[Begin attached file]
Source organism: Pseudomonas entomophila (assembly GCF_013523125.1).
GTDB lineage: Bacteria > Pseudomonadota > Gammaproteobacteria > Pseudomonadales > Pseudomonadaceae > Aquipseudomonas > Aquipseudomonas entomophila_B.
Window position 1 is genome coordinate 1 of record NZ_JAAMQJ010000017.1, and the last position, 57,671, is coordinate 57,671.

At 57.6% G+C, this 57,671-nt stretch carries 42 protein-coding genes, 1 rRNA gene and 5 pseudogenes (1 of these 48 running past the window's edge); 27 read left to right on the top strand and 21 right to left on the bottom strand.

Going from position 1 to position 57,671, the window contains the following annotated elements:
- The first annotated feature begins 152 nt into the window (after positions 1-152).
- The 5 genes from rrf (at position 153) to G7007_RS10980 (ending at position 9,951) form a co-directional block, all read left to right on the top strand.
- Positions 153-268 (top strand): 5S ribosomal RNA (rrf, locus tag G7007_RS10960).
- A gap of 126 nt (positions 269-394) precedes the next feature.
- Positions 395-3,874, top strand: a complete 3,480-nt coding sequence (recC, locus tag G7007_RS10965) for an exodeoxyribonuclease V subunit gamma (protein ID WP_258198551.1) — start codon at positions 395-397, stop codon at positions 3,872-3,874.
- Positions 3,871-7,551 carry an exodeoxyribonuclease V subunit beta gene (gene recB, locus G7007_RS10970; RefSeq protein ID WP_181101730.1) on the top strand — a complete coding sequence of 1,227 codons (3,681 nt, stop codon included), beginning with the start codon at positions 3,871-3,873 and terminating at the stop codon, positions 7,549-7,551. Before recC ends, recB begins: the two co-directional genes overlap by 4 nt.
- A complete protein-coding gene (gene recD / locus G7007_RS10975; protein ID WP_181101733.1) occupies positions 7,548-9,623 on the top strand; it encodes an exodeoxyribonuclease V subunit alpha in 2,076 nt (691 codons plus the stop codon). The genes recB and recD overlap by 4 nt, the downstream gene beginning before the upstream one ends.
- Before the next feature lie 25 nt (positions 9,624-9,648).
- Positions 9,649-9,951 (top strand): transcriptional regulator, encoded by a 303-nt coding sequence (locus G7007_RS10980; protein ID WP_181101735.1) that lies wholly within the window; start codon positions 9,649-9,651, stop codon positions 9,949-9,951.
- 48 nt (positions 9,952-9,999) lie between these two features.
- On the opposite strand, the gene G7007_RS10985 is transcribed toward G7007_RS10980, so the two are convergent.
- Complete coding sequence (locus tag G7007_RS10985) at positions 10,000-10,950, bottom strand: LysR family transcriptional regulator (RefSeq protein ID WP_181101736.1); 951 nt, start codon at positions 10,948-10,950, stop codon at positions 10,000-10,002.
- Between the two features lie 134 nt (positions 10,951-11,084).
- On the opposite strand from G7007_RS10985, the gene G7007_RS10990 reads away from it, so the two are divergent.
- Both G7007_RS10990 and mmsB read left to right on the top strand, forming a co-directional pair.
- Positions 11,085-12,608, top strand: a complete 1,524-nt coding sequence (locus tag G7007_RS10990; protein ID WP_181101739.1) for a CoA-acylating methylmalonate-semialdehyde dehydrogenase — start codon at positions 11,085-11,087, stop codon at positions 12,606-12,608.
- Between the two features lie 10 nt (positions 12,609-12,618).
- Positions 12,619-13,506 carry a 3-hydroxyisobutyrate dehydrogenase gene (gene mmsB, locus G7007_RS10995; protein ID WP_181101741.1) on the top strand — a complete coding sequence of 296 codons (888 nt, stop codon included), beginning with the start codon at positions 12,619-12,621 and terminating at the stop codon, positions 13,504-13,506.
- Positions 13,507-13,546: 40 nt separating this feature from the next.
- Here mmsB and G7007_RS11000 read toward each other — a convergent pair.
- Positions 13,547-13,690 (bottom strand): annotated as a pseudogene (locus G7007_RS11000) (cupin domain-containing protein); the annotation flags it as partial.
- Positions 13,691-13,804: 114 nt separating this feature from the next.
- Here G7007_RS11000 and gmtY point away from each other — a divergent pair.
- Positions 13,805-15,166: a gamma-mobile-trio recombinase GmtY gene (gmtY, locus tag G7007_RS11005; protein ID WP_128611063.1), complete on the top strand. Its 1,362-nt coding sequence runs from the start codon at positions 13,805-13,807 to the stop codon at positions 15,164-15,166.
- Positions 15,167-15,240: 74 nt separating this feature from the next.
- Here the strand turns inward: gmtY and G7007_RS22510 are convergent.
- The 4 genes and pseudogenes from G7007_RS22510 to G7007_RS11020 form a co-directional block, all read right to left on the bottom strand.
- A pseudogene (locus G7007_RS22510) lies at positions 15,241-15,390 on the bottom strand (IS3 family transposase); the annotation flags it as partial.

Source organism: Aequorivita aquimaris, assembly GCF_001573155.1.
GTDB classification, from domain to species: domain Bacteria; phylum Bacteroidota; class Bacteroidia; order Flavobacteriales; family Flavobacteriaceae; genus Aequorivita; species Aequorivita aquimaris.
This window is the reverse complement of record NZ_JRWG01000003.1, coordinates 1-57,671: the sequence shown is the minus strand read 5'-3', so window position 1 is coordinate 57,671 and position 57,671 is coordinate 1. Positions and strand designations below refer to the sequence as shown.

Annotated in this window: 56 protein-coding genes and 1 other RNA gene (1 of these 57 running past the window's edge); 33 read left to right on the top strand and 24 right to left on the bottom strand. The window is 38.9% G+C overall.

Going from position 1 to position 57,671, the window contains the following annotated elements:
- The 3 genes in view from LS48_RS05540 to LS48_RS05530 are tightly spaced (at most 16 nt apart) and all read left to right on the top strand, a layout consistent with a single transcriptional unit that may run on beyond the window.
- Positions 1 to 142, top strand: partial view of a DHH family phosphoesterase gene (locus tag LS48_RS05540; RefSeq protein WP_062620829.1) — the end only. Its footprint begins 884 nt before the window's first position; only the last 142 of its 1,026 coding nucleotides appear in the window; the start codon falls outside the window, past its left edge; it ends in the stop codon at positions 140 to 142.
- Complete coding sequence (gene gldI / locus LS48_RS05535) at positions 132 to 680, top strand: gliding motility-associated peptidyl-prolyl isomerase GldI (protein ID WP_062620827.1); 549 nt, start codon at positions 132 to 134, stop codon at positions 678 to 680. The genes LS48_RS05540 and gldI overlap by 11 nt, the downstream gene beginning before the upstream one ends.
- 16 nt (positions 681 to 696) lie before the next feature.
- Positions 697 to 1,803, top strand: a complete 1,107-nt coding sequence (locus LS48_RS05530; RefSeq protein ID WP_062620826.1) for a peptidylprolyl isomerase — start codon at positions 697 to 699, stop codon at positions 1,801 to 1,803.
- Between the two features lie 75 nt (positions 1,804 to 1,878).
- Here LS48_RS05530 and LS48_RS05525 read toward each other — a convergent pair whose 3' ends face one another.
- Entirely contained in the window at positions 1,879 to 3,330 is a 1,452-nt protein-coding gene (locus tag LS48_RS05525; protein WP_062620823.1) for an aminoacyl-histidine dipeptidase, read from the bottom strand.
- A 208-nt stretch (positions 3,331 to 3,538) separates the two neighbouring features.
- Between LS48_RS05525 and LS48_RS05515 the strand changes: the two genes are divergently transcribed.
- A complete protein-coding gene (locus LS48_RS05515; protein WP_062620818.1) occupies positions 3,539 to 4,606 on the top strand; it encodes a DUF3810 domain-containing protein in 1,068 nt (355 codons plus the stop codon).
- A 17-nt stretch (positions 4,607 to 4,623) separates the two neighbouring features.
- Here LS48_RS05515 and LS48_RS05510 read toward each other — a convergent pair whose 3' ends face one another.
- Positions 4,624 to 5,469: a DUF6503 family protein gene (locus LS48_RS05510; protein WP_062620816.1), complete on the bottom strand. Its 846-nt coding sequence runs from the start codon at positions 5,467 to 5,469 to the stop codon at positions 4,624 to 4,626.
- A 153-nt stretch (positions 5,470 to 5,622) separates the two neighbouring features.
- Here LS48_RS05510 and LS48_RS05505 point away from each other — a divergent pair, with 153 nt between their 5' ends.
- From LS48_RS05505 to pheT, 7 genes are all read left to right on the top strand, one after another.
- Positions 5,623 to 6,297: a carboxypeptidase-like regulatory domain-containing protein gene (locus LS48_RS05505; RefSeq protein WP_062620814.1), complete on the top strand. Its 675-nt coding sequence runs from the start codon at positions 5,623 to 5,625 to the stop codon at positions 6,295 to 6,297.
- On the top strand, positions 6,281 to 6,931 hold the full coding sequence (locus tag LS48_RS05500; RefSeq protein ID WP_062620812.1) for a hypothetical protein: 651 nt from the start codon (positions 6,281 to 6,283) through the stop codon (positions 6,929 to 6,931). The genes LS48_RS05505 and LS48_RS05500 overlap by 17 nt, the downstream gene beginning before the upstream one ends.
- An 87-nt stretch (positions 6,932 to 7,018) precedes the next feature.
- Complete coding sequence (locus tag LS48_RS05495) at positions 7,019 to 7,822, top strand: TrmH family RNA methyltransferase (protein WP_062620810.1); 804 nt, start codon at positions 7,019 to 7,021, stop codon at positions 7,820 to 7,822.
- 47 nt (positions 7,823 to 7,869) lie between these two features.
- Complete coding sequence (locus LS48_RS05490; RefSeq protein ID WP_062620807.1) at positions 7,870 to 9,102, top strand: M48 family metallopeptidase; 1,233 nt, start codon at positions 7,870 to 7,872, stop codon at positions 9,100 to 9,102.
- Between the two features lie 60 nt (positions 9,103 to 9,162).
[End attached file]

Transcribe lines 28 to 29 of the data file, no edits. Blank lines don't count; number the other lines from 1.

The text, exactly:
- Here G7007_RS11000 and gmtY point away from each other — a divergent pair.
- Positions 13,805-15,166: a gamma-mobile-trio recombinase GmtY gene (gmtY, locus tag G7007_RS11005; protein ID WP_128611063.1), complete on the top strand. Its 1,362-nt coding sequence runs from the start codon at positions 13,805-13,807 to the stop codon at positions 15,164-15,166.